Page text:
So I cannot reiterate this enough. It is not personal, it is business, my friend, it is not personal. It is business, you cannot continue to serve people at a rate that isn’t profitable. And or isn’t indicative of your level of experience. If they love you and support you. And when I say love you, I don’t mean you as the human I mean your business, your work, the work that you’re providing, the experience they’re getting, if they love working with you, and they truly support your business, they will stay with you and figure it out. Okay, photography is an investment, just like a car is an investment. A house is an investment, private school, tuition is an investment, okay, people save for things that are valuable to them. And if they don’t stay with you, that’s okay. Because others will fill in others who are happy to pay your new higher rate, it doesn’t mean that you can’t still run into these old clients around town and chat and see them socially.

And it definitely doesn’t mean that they’re going to hate you. It’s just business prices go up. Every single day, in every industry around the world, period, end of story. People have a choice how they’re spending their money, okay, this is about them, and what they value and how they are choosing to spend or not spend their money. It has nothing to do with you. They are choosing to leave you you are not forcing them out. Okay? No shame around raising prices and losing some of your loyal clients. Number five, this is a big one. There is no shame in owing taxes to the government. So I feel like this one is a really hush hush topic that is not brought up. Okay. you file your taxes or your CPA files your taxes and you realize Holy crap, I owe five figures. K and it is a scary number. And you feel so shameful because you don’t have said five figures that aside. Okay? There’s no shame here. And the other thing I want you to know is more people owe taxes than you realize. When I say oh, taxes here, I’m not talking about if you have done your due diligence and you set aside for taxes and you write a check, okay?

If you have the money set aside, and you pay the taxes easily, I’m not talking to you. I’m talking to those of you who are shocked and surprised, and you’re not prepared to pay the taxes. Okay? Here’s the thing, Bravo for owing taxes, that means you had an absolute killer year, and that your business is growing. This is not a bad thing. Okay? I’m not saying that going into debt is okay, or something that I necessarily support, you have to make your own decisions. Okay. But what I am saying is, the United States government has made it extremely easy to set up payment plans and pay on your taxes, and it’s literally not a big deal. Okay, I’m gonna tell you right now, to the listening audience, that I’m still paying on taxes from 2021. And I’m recording this, nearing the end of 2023, I was able to pay my 2022 taxes in full. And it was more than last year. Okay. But the 2021 taxes caught us off guard. And we weren’t prepared for that. And I take full responsibility for that. And that’s okay. But we put it on a payment plan with the government, and we’re chipping away at it. And it’s literally no big deal. The great thing is in case you’re curious, and you’re finding yourself in this situation, you can literally set up your payment plan to be whatever you want it to be, you pick the number, you pick the timeline, and the department and all the things, it’s so easy. And you can pay more on it whenever you want. Kind of like paying down your mortgage faster, or paying down your car payment faster. You can pay the minimum payment when you need to, you can throw a few 1000 extra dollars or a few 100 extra dollars, whenever you have an influx of income. It’s literally not a big deal. So I want to encourage you if you find yourself in that situation.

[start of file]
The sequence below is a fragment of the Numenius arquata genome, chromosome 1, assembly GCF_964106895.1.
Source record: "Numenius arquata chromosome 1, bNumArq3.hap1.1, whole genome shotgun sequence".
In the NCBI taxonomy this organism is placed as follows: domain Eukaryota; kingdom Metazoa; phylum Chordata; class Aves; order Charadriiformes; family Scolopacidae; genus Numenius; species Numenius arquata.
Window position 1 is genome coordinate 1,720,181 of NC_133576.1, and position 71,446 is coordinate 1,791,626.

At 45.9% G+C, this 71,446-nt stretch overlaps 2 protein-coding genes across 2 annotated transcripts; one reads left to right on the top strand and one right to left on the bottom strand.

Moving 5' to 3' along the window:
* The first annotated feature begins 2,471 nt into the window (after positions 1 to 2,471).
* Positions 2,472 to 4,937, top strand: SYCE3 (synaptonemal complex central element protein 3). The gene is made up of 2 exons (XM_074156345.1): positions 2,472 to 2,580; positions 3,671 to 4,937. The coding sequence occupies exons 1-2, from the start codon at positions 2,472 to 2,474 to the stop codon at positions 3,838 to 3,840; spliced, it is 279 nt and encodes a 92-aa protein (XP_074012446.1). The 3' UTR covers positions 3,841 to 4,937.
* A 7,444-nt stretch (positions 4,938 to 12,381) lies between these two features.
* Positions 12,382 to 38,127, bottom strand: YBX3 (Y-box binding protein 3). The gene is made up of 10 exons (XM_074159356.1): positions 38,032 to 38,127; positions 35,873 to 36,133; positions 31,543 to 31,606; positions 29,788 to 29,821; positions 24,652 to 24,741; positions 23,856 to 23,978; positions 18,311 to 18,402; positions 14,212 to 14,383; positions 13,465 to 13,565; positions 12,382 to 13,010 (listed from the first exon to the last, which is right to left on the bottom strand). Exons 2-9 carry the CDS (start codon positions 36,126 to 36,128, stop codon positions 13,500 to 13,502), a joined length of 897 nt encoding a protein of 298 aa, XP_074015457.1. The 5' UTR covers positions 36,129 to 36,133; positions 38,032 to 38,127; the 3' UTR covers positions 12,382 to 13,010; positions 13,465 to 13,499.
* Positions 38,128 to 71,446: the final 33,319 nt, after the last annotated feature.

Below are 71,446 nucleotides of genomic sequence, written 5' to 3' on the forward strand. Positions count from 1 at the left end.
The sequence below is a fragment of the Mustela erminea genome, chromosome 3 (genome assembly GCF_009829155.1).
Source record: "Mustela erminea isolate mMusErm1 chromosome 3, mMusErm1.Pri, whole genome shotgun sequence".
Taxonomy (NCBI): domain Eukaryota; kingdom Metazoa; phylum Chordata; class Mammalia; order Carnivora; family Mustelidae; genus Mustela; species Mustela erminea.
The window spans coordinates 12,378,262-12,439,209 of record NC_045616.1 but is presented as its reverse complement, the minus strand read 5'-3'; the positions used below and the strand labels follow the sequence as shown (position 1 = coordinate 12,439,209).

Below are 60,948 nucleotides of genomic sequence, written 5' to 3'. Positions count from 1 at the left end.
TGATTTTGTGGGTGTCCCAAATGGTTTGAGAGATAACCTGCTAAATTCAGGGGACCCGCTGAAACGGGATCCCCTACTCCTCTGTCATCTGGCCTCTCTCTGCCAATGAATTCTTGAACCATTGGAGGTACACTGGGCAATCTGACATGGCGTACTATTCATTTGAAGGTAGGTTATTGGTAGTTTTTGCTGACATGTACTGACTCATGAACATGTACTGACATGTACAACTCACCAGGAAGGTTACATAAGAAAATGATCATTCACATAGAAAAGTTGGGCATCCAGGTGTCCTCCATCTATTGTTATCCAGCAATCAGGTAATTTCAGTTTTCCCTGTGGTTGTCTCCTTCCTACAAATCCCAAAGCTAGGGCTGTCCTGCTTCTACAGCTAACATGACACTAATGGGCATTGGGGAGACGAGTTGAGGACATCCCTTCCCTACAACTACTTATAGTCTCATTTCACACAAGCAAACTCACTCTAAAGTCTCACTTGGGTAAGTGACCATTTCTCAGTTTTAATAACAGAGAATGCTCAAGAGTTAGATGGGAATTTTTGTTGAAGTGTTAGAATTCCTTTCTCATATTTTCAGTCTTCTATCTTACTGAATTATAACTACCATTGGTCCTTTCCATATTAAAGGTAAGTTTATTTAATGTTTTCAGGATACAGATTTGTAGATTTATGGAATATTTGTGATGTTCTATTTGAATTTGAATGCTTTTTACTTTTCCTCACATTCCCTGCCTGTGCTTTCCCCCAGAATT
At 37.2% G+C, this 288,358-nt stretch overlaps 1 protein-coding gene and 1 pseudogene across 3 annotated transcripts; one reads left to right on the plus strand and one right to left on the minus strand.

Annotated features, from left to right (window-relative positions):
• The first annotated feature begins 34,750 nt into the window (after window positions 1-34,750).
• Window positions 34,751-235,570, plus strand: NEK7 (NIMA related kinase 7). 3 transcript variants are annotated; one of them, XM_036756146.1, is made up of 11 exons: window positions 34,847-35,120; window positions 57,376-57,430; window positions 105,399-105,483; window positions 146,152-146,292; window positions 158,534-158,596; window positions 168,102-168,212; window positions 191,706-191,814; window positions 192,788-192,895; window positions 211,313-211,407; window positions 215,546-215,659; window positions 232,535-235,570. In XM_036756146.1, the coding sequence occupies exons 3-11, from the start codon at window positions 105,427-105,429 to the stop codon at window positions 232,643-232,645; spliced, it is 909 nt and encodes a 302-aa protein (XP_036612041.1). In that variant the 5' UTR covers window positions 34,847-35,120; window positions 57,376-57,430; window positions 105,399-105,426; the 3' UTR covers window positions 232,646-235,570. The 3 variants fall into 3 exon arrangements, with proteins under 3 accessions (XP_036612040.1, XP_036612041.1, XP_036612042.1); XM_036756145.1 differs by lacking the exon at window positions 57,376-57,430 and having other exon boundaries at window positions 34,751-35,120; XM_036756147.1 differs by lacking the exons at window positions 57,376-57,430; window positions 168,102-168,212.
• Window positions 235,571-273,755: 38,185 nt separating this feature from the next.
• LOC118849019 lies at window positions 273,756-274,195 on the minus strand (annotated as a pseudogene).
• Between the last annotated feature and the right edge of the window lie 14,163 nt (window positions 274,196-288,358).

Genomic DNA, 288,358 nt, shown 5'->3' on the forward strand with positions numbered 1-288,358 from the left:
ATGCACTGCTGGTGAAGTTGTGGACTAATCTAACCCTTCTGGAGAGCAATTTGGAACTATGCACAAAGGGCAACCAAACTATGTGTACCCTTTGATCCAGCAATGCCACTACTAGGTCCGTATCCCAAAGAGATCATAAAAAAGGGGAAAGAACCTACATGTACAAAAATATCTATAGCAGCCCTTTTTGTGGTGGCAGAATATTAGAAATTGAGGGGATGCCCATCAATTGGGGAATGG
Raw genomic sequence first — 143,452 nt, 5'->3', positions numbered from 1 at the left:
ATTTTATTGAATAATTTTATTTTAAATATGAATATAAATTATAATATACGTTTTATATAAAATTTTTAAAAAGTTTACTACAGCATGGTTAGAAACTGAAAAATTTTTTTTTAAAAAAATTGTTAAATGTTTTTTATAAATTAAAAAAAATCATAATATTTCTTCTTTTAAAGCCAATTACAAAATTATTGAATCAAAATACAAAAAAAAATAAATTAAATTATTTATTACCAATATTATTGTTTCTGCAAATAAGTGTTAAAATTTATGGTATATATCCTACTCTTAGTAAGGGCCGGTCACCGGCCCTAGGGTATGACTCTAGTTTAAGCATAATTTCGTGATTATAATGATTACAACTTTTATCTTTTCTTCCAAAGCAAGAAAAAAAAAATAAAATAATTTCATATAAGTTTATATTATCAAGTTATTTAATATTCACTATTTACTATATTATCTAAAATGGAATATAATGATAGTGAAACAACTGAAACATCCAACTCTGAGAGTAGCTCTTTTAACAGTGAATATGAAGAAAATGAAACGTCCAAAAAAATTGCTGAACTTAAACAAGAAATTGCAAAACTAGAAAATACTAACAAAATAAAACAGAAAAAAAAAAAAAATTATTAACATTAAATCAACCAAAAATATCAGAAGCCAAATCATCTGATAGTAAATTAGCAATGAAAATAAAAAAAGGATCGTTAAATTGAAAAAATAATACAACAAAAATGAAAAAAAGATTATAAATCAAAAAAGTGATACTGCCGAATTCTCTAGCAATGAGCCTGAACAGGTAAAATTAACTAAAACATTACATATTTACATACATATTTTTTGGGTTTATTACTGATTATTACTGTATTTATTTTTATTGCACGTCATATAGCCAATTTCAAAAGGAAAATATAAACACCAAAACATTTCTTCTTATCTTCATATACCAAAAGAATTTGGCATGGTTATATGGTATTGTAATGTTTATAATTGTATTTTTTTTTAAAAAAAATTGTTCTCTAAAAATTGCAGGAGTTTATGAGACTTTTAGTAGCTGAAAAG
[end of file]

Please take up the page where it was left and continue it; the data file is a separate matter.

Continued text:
First of all, don’t be upset and ashamed. Do not beat yourself up. This happens to people all the time. I also want you to really reframe your thinking and be proud of yourself because your business is doing well. That’s a good thing. And then I want you to just be very objective about creating a plan to save for taxes next time. Okay. That’s why I personally like setting my payment almost as low as possible, so that I can continue to very easily save for future taxes while paying back the back taxes. Okay, like I said, anytime I have a little bit of an influx, I throw a couple $1,000 Extra to it. And so it’s not always the minimum payment, so it makes it feel easy and not stressful. Okay? There is no shame in owing taxes. Yes, I want you to plan for them in the future. Yes, I want you to set money monthly into a separate account that you’re not going to touch for future taxes, okay, but don’t stress out. Don’t be ashamed. Don’t be embarrassed if you owe back taxes. It’s not a big deal.